The riskier kinds of equity mutual funds were the best performers among bank-managed funds in the third quarter, according to a survey for the American Banker.
Returns increased dramatically for funds that invest for maximum capital gain, long-term growth, or in small companies. Nineteen in the group posted returns of more than 10%, beating the second quarter's top performer in the category, which returned 9.82%.
With top bank equity funds providing double-digit returns, some industry executives expect more customers to invest more heavily in the segment.
Most mutual funds managed by banks easily outshined the Standard & Poor's 500 index which averaged a 2.57% return, up from 0.4% in the second quarter. However, the 226 bank-run equity funds tracked in the survey returned an average 4.61%, versus 5.47% for all equity funds.
Global Funds Scarce
But that doesn't mean that bank-run funds are subpar performers, said Richard Tierney, who compiled the numbers for CDA/Weisenberger, a mutual fund tracking service in Rockville, Md.
The main reason that banks' equity funds don't rank as high as the overall industry, Mr. Tierney explained, is that few banks yet offer international funds - the big performers in the equity category this year.
"I don't think it's a matter of bank managers not managing as well. It's just a factor of the types of funds they're managing," he said. "As a group, bank funds are a little more conservative. But if you look [at the two groups' performance] over time, it evens out."
The top-performing fund this period, with an 18.7% return rate, belongs to Washington-based Security Trust Co., a banking company purchased by Nations Bank Oct. 1.
The bank's Capitol Special Equity Fund, a maximum capital gain fund, which was started Oct. 2, 1992, returned 79.9% from its inception through last month.
Fueling the Rise
Stock picks in the semiconductor, telecommunications, gaming, and technology sectors contributed to the last quarter's spectacular growth, said Gil Knight, managing director of special equity investments for ASB Capital Management, a Washington-based NationsBank subsidiary that manages the fund.
Among the stocks that fueled the Capitol Special Equity Fund's growth were MFS Communications, Mobile Telecommunications, Charles Schwab, BHC Financial, and General Nutrition.
Mr. Knight expects the $5.5 million-asset fund's performance to bring new investors. "We don't have the distribution of someone like Fidelity. But as long as we can keep making returns like this, we hope we will attract interest among investors," he said.
Despite the fact that people who buy mutual funds through banks traditionally favor more conservative offerings, Mr. Knight expects "bank customers will eventually become more aggressive and more of them will buy equity funds."
However, he added, a lot will depend on the overall market.
If performance continues to be good, he predicted, consumer interest in small-cap funds will grow. And with tax rates going up, investments falling under the less oppressive capital gains tax are looking more attractive to the wealthy.
"It won't take investors long to make the switch" to investments that generate capital gains, predicted Jon R. Hickman, vice president and senior portfolio manager at San Francisco-based Wells Fargo Bank.
Funds investing in small, but promising, companies rounded out the top five performers in the period from July 1 to September 30, the study found.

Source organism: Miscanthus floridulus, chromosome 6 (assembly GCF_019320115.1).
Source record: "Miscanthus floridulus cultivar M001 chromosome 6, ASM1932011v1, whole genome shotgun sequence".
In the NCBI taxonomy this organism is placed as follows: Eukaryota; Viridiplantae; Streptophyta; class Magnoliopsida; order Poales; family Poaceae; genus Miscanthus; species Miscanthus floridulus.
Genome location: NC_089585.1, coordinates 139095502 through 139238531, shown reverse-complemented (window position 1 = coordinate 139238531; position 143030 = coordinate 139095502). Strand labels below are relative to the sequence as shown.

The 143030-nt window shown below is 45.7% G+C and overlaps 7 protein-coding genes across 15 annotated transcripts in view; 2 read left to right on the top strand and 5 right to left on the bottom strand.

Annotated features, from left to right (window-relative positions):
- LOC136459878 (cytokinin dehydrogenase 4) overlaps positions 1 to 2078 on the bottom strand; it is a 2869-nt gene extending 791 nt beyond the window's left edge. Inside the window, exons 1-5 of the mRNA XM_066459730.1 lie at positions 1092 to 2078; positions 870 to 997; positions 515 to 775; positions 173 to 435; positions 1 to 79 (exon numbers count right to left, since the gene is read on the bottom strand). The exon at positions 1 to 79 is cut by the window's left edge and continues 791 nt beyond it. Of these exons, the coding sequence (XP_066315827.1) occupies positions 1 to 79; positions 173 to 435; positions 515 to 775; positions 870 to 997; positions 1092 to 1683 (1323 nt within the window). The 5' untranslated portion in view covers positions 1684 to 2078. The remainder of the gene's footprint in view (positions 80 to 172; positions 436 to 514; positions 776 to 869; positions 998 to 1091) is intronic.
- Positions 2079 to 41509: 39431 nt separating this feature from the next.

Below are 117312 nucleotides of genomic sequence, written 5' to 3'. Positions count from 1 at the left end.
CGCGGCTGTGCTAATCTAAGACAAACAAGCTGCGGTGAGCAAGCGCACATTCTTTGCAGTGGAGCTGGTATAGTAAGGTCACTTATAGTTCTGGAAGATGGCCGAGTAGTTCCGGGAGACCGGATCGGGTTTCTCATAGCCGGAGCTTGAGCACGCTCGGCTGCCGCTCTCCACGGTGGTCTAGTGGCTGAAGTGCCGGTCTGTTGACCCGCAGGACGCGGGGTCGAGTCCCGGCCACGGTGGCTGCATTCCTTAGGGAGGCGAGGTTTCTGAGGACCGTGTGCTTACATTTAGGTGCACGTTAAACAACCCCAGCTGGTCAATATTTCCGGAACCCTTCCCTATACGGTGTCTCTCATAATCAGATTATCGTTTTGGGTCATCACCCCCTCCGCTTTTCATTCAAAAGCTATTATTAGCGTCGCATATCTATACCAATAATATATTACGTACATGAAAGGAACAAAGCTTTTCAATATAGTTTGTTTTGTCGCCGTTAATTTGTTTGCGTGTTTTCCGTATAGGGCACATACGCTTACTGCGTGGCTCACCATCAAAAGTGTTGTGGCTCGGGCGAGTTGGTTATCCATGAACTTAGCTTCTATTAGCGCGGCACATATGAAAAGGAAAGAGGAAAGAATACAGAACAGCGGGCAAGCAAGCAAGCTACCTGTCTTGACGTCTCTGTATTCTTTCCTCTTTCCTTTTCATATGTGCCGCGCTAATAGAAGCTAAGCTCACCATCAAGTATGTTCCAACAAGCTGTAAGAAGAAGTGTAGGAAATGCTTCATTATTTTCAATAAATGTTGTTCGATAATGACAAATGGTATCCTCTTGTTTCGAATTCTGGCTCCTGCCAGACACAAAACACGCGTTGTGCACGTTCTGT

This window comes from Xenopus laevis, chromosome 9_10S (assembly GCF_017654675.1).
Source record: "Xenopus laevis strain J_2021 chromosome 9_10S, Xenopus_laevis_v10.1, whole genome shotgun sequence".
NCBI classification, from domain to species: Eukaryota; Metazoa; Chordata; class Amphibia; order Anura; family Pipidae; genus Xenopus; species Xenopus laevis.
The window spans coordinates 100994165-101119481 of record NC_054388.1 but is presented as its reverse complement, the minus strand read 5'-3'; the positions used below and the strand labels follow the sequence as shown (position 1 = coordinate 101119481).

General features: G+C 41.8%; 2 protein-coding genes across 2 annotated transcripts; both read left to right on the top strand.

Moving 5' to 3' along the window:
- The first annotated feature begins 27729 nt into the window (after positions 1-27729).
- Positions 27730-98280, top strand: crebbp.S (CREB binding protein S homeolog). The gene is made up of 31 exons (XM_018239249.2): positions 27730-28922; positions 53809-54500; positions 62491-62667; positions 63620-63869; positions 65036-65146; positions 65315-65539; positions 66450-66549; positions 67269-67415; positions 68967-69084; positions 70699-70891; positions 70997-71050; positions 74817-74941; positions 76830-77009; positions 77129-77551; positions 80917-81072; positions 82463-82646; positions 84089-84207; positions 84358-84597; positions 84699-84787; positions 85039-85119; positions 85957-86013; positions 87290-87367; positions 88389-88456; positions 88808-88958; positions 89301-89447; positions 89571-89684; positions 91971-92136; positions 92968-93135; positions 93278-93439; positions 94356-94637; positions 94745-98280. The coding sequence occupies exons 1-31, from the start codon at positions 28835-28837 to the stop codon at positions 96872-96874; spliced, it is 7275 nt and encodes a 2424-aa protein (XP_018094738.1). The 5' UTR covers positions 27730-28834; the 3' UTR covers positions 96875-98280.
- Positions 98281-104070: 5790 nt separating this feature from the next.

Star from Wells
Second place overall and first in the small-cap category went to Wells Fargo Bank's Overland Express Strategic Growth Fund, which returned 13.76%.
First of America, Kalamazoo, Mich., which had previously occupied the second spot, captured third and fourth with separate classes of its Parkstone Small Capitalization Fund. The C class returned 13.34% and the A class returned 13.15%.
The bank, which manages over $4.1 billion in assets, also snagged the No. 1 and 2 spots in the long-term-growth category with two of its Parkstone Equity Funds. The funds both posted returns of more than 11%, up from 7.6% in the last quarter.
Steve Wisneski, vice president and portfolio manager for the Parkstone Equity Fund, expects some "tapering off," given the strength of the third quarter. "It seems like we had an inordinate number of names that did really well," he said.
Another member of the Parkstone family, the International Discovery Fund, tied with Core-States Bank's CoreFund International Growth for first place in the international category. Both funds returned 10.76% this period.
A Plus for Marketing
Sweeping spots near the top in three categories is "not going to hurt" sales efforts, said Roger Stamper, managing director of equities for First of America Investment Corp. "Maybe we can attract new investors who come to us because the numbers are good, but we don't want clients buying for short-term results."
So far, those fears appear unfounded. While mutual funds that invest in equity far outperform their fixed-income brethen, bank customers continue to flock to more conservative funds.
On average, fixed-income bank funds returned 2.26% close to the industry's 2.28% return for the quarter. Both groups fell short of the 3.3% return rate for Lehman Brothers' bond index.
In the fixed-income category, the Huntington German Government Bond, managed by New York-based Bankers Trust Co., took the No. 1 spot with an 8.15% return rate in the third quarter. Wells Fargo's Stagecoach U.S. Government Allocation Fund came in first in the government securities group, returning 6.27%.
Among municipal bond funds, the front-runner was the UST Master Long-Term fund, run by U.S. Trust Company of New York. The fund returned 4.21%, compared with an average of 3.3.% for all municipal mutual funds.